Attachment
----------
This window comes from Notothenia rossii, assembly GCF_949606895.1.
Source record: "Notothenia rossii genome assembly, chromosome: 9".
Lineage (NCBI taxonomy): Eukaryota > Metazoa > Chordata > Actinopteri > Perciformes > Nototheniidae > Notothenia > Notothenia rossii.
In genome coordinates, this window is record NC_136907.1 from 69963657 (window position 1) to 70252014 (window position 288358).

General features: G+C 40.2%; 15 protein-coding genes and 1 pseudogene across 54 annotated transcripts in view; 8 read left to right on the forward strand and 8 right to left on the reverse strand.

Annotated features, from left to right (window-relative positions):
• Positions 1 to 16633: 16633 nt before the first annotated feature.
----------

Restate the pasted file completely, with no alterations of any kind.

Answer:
This window comes from Notothenia rossii, assembly GCF_949606895.1.
Source record: "Notothenia rossii genome assembly, chromosome: 9".
Lineage (NCBI taxonomy): Eukaryota > Metazoa > Chordata > Actinopteri > Perciformes > Nototheniidae > Notothenia > Notothenia rossii.
In genome coordinates, this window is record NC_136907.1 from 69963657 (window position 1) to 70252014 (window position 288358).

General features: G+C 40.2%; 15 protein-coding genes and 1 pseudogene across 54 annotated transcripts in view; 8 read left to right on the forward strand and 8 right to left on the reverse strand.

Annotated features, from left to right (window-relative positions):
• Positions 1 to 16633: 16633 nt before the first annotated feature.